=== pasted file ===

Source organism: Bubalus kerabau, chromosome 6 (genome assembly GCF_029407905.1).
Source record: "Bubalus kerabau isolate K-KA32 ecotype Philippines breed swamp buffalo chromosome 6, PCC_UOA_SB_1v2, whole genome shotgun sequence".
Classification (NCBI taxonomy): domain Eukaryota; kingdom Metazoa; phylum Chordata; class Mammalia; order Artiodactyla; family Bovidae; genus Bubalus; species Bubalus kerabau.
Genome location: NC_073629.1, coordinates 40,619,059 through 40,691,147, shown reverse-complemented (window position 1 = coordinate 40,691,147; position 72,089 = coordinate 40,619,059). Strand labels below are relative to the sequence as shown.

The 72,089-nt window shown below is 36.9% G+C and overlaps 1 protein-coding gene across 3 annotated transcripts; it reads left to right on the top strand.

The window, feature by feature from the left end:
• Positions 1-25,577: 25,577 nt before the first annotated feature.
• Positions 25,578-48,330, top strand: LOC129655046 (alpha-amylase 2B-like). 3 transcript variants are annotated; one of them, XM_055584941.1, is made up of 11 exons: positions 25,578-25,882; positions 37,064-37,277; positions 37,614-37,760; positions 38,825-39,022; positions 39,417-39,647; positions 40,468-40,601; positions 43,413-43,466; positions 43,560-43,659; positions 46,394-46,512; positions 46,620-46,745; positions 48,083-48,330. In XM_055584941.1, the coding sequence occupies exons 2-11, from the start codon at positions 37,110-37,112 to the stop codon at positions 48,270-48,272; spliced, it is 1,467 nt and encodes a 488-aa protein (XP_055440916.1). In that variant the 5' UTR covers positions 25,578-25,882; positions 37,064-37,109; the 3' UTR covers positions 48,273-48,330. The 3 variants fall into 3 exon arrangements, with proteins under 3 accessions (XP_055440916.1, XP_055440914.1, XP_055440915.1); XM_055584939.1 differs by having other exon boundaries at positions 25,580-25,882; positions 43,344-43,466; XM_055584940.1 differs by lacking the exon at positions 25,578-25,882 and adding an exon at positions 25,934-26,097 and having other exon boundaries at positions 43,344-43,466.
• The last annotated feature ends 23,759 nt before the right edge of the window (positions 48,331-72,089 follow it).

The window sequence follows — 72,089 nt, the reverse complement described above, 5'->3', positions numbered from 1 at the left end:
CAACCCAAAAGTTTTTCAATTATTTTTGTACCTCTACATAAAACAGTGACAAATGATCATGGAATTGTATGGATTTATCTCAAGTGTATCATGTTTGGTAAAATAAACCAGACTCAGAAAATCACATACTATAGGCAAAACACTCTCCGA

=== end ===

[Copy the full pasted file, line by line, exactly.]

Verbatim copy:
Source organism: Bubalus kerabau, chromosome 6 (genome assembly GCF_029407905.1).
Source record: "Bubalus kerabau isolate K-KA32 ecotype Philippines breed swamp buffalo chromosome 6, PCC_UOA_SB_1v2, whole genome shotgun sequence".
Classification (NCBI taxonomy): domain Eukaryota; kingdom Metazoa; phylum Chordata; class Mammalia; order Artiodactyla; family Bovidae; genus Bubalus; species Bubalus kerabau.
Genome location: NC_073629.1, coordinates 40,619,059 through 40,691,147, shown reverse-complemented (window position 1 = coordinate 40,691,147; position 72,089 = coordinate 40,619,059). Strand labels below are relative to the sequence as shown.

The 72,089-nt window shown below is 36.9% G+C and overlaps 1 protein-coding gene across 3 annotated transcripts; it reads left to right on the top strand.

The window, feature by feature from the left end:
• Positions 1-25,577: 25,577 nt before the first annotated feature.
• Positions 25,578-48,330, top strand: LOC129655046 (alpha-amylase 2B-like). 3 transcript variants are annotated; one of them, XM_055584941.1, is made up of 11 exons: positions 25,578-25,882; positions 37,064-37,277; positions 37,614-37,760; positions 38,825-39,022; positions 39,417-39,647; positions 40,468-40,601; positions 43,413-43,466; positions 43,560-43,659; positions 46,394-46,512; positions 46,620-46,745; positions 48,083-48,330. In XM_055584941.1, the coding sequence occupies exons 2-11, from the start codon at positions 37,110-37,112 to the stop codon at positions 48,270-48,272; spliced, it is 1,467 nt and encodes a 488-aa protein (XP_055440916.1). In that variant the 5' UTR covers positions 25,578-25,882; positions 37,064-37,109; the 3' UTR covers positions 48,273-48,330. The 3 variants fall into 3 exon arrangements, with proteins under 3 accessions (XP_055440916.1, XP_055440914.1, XP_055440915.1); XM_055584939.1 differs by having other exon boundaries at positions 25,580-25,882; positions 43,344-43,466; XM_055584940.1 differs by lacking the exon at positions 25,578-25,882 and adding an exon at positions 25,934-26,097 and having other exon boundaries at positions 43,344-43,466.
• The last annotated feature ends 23,759 nt before the right edge of the window (positions 48,331-72,089 follow it).

The window sequence follows — 72,089 nt, the reverse complement described above, 5'->3', positions numbered from 1 at the left end:
CAACCCAAAAGTTTTTCAATTATTTTTGTACCTCTACATAAAACAGTGACAAATGATCATGGAATTGTATGGATTTATCTCAAGTGTATCATGTTTGGTAAAATAAACCAGACTCAGAAAATCACATACTATAGGCAAAACACTCTCCGA